Europe has begun to roll out a data superhighway in orbit above the Earth. The first node in the network is a telecommunications satellite that has just launched from Kazakhstan. It will use a laser to gather pictures of the planet taken by other spacecraft and then relay them to the ground.
One benefit will be to put information on natural disasters, such as flooding and earthquakes, into the hands of emergency responders far faster than has previously been possible. Currently, it can take hours to get the pictures taken by Earth observation satellites down on the ground. Part of the reason is that spacecraft can only transmit their images when they pass over a receiving dish, and they will have visibility of this antenna for just 10 minutes in most cases during every 90-minute tour around the globe.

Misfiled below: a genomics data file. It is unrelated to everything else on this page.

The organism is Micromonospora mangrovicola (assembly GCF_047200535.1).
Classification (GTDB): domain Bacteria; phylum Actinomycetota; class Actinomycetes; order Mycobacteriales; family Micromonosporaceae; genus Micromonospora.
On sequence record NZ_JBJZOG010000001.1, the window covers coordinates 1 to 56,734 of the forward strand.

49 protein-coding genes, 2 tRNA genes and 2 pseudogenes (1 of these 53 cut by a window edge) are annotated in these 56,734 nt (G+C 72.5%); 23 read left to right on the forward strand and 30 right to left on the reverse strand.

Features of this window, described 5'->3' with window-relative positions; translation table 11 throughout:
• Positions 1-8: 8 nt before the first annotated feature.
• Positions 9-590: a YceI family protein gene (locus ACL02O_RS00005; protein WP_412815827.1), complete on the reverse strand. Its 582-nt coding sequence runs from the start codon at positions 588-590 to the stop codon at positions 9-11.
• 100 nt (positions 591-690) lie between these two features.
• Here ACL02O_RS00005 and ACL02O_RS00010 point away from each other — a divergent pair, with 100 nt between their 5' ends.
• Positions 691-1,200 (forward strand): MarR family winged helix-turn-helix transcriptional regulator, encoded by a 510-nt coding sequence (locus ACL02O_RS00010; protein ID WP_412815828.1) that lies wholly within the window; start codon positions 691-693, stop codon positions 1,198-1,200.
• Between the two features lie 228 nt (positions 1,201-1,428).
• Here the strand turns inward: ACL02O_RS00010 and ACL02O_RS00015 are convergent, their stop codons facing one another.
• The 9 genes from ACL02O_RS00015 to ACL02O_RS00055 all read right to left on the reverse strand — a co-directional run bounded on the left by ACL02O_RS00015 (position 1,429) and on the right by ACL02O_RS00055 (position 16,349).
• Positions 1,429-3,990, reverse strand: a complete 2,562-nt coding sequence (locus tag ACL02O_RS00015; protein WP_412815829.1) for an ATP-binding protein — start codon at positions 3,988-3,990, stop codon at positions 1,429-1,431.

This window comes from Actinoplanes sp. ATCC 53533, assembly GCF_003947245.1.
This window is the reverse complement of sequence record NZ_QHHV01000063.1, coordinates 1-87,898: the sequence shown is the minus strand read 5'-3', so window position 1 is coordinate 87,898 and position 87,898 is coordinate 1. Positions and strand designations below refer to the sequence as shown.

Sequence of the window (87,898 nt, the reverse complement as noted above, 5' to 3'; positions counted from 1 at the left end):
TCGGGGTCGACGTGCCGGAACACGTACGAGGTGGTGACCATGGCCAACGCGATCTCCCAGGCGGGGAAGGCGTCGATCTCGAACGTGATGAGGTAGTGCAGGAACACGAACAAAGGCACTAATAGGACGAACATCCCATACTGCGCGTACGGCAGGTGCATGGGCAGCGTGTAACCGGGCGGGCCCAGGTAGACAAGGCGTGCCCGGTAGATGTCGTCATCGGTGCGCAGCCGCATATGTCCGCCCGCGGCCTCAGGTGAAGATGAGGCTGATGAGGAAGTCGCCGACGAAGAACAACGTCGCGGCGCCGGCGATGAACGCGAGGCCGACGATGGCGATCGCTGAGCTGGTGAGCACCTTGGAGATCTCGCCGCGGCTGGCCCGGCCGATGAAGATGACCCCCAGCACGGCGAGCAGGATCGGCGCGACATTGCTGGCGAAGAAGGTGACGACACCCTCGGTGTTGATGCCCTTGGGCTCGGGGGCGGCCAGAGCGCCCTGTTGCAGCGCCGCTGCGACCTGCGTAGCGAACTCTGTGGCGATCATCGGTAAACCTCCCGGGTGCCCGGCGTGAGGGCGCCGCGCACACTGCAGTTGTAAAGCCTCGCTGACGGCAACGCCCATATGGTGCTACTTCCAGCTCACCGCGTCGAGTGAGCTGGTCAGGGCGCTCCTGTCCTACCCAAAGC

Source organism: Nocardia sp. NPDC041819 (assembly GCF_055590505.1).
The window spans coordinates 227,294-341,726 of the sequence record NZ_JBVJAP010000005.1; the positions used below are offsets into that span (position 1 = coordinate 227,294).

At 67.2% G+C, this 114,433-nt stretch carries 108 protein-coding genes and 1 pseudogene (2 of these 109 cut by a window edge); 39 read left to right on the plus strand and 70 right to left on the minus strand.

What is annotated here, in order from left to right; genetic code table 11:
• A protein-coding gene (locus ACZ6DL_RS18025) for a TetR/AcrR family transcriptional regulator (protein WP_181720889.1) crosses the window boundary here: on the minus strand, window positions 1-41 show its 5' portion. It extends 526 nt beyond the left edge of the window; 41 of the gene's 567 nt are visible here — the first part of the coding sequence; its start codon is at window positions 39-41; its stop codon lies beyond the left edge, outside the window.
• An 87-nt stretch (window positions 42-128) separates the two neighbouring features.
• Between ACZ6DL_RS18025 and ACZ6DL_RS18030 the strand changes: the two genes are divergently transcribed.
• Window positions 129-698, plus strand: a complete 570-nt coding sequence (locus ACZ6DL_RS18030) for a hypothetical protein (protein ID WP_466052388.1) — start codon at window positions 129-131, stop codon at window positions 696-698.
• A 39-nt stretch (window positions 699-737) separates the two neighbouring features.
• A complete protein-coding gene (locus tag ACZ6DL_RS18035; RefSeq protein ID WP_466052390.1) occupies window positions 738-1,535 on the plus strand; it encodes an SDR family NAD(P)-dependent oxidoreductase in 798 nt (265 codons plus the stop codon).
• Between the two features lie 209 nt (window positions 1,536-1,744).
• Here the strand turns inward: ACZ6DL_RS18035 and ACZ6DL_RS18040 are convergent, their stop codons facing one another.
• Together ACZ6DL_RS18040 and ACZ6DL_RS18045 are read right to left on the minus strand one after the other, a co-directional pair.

The European Space Agency’s (Esa) answer is to fire the pictures upwards instead, via laser, to another satellite much higher in the sky that has a constant view of the ground station. In the past couple of years, the agency has put up two Earth observers that are equipped with optical transmission equipment. These will now be able to offload their data through the new relay satellite, which will be positioned 36,000km above the equator at 9 degrees East. Testing by Esa’s industrial partner, Airbus Defence and Space, shows it should be possible for the system to put pictures on the desks of the people who need them within 20 minutes of those images being acquired. (BBC News, 2016)